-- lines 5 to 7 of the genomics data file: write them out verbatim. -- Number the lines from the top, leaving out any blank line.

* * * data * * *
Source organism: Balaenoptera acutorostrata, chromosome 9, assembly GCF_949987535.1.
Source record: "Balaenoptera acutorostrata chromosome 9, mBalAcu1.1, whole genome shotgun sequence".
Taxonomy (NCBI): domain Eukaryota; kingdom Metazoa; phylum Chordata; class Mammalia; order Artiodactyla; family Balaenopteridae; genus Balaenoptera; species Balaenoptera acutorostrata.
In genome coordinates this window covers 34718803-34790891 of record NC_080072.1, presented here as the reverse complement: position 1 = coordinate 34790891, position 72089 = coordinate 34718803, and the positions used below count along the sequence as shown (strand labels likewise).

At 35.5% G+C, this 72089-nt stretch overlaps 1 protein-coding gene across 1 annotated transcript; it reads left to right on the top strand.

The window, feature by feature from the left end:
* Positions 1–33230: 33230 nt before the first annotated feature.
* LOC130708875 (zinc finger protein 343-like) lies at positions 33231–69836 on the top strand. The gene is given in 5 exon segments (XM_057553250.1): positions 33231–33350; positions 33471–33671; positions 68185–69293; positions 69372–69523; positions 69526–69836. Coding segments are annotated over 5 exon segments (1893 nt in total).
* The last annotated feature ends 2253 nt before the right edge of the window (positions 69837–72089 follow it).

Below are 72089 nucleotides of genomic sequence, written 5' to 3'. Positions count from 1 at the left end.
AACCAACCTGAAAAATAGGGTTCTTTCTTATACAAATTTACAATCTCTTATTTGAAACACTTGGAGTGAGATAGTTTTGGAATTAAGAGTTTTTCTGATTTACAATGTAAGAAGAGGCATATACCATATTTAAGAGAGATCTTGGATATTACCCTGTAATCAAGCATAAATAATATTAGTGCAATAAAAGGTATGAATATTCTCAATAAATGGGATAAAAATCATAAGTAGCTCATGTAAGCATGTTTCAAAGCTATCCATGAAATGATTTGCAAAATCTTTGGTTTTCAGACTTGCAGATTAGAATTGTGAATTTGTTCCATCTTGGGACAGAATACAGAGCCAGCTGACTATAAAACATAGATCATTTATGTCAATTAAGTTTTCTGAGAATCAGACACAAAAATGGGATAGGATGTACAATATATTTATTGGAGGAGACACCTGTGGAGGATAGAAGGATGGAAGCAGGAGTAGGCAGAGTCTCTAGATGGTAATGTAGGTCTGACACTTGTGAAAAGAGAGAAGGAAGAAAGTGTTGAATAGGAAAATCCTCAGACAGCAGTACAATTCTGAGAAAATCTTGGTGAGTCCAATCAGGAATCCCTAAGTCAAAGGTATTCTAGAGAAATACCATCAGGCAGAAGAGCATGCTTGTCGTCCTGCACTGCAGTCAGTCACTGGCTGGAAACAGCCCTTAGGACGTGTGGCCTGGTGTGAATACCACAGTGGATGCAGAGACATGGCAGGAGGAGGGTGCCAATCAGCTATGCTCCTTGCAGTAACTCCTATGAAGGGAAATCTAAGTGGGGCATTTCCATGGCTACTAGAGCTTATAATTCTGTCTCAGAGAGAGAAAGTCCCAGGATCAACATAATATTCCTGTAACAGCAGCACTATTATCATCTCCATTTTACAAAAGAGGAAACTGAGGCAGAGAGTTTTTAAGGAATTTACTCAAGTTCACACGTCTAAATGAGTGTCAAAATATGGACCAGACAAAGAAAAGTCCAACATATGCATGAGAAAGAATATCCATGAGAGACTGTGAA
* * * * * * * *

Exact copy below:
At 35.5% G+C, this 72089-nt stretch overlaps 1 protein-coding gene across 1 annotated transcript; it reads left to right on the top strand.

The window, feature by feature from the left end:
* Positions 1–33230: 33230 nt before the first annotated feature.